While outside today, I also found that the daffodils in one of the flower beds in the front yard have begun to emerge.  Going by last year, by the end of this month, I’ll have lovely yellow flowers in my yard, which will be a good change from the barren winter landscape.

I have only recently started raking the leaves that fell last fall and adding them to the compost pile.  I probably have a several weeks of raking ahead of me as it took about a week to get a short stretch of leaves next to a fence raked.  I intend on getting most of the leaves into the compost pile so they are a source of nutrients and not a waste product that has to be disposed of.

Continuing Spring Cleanup

As the weather has been getting warmer recently, I’ve been spending a lot more time outside. With all the extra time I’ve been spending outside, I’ve been able to get several projects started. Things will be picking up more once I get seed and it gets warm enough to start the seeds in the greenhouse and even more once the ground is warm enough to start direct seeding things like beans and corn.

I’ve managed to turn the compost pile over as much as it is going to be and wet the whole thing down as I did so. I’ll probably give the compost pile another month or so to cook before I start using it for seed starting and amending the garden soil. Now that I have the space, I can get the leaves from around the property raked up and start a new compost pile for next year and get the leaves out of the way at the same time.

I’ve been inspecting my seed starting equipment and getting it ready for use this year. I don’t think the seed starting trays are going to survive much longer. The clear tops have discolored a brownish-yellow color that will probably affect their usefulness and the bottoms are slightly warped. I would really like to have starting trays made from a more resilient material like a hard rubber, but I haven’t really gone looking for such a thing yet.

The new door fit into the door frame

The new door fit into the door frame

The greenhouse has also been getting some work. I’ve filled a few more cracks that had cold drafts coming thru them by cramming newspaper down them. I’ve also been building a new door out of scrap pallet wood. The old door was destroyed in the wind last year. Because of this, I’ve made sure the new door is very strong to the point of over-engineering. I still need to finish the door, but first I need to get more pallet wood as all that I have recovered, I have used to build the door to where it is. At least it now fits into the opening. The frame is somewhat crooked, so the door had to be adjusted to fit in.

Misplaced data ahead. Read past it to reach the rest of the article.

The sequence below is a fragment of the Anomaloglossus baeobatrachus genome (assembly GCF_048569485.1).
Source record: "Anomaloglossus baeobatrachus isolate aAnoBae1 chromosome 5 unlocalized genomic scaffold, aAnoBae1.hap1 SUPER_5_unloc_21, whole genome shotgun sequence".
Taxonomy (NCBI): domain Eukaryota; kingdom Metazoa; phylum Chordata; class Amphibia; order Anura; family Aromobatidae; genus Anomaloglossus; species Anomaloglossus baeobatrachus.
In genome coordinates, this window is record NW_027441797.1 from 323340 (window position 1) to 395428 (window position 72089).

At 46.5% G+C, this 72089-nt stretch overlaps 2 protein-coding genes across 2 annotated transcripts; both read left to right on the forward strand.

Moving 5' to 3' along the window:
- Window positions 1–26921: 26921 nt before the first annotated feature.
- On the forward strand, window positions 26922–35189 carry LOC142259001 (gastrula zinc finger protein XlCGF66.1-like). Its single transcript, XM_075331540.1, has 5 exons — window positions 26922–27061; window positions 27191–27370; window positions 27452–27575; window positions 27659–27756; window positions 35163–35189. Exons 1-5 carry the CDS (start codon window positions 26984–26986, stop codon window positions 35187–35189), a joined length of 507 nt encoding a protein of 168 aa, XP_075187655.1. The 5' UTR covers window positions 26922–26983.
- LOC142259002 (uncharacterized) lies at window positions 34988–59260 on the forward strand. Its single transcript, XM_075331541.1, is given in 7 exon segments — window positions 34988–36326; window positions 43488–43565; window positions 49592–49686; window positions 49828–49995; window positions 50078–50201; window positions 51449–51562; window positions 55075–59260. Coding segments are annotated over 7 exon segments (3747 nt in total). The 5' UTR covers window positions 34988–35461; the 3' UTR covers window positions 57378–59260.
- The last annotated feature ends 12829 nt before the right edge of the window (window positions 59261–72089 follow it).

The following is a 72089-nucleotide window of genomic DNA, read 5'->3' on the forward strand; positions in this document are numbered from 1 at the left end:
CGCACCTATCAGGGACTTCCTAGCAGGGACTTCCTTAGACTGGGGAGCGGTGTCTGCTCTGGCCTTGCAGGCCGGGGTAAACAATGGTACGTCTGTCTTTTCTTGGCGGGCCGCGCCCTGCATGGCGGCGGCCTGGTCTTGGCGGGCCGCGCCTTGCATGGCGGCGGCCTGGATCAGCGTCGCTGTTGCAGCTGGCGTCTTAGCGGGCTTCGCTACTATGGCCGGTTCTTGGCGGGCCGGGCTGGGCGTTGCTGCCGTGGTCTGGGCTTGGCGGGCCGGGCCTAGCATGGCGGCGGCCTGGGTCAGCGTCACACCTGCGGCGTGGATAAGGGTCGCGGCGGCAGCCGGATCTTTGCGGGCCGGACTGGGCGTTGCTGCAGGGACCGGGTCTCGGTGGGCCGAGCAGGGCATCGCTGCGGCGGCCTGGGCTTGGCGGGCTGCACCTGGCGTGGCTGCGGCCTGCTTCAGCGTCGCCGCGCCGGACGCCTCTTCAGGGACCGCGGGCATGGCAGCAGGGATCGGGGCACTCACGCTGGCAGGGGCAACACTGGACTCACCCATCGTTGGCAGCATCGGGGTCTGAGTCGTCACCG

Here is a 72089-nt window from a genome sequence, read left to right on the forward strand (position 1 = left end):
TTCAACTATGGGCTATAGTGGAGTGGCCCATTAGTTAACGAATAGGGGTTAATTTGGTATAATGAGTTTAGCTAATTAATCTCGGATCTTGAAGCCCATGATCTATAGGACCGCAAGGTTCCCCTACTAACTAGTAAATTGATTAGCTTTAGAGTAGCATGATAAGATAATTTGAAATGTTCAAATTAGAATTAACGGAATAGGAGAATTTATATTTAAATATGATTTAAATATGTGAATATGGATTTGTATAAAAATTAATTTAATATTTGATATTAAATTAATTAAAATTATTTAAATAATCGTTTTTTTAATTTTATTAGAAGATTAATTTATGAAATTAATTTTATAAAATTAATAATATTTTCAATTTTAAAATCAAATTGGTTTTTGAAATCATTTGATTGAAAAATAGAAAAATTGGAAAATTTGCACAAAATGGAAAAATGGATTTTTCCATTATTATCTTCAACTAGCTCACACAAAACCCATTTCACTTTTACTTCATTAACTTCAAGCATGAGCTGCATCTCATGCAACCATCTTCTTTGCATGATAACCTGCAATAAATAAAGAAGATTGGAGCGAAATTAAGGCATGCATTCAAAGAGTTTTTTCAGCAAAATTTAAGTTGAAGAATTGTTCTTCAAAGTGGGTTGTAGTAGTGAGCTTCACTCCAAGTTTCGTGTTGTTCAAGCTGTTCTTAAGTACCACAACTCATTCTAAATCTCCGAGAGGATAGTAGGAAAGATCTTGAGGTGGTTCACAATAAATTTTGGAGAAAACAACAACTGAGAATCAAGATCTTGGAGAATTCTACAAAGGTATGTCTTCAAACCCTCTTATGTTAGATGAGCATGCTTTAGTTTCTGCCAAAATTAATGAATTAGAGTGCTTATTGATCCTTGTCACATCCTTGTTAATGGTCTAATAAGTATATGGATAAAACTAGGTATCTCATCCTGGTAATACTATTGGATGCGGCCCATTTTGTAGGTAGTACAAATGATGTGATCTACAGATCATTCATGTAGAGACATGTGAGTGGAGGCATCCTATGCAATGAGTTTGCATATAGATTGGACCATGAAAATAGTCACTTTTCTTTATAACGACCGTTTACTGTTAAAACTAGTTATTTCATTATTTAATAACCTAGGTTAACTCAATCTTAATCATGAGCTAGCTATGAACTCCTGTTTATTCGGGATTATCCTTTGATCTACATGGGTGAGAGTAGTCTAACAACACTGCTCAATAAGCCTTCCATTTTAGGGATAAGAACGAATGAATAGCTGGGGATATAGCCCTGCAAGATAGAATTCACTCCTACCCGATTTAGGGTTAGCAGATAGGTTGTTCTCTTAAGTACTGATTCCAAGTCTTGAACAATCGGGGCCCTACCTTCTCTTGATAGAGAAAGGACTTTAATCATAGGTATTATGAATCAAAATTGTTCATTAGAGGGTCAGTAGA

Planting a potato from the kitchen counter

Planting a potato from the kitchen counter

Yesterday, my wife gave me a bag of potatoes that has been sitting on the counter long enough that the potatoes sprouted and told me to get rid of it. So I when out to the garden and stuck them in the ground. I don’t know how well this will work, but if any of them survive, it will be more than I would have otherwise.

Fence relocation in progress...

Fence relocation in progress…

I’ve also started to relocate a fence on my property. My puppies – really large dogs – have been getting the better of a couple of sections of the wire fence held up with metal poles that are anchored only in the dirt. So to remedy this, I’ve been moving a section of fence that has been an annoyance since moving in. Taking down the horizontal boards was fairly straight forward because of my experience with taking pallets apart, but I ended up breaking a couple of the board because the boards were so old and fragile at places where there were large knots in the wood. The verticals are going to take a lot longer because about a whole third of the poles are buried in the ground, making them very solid.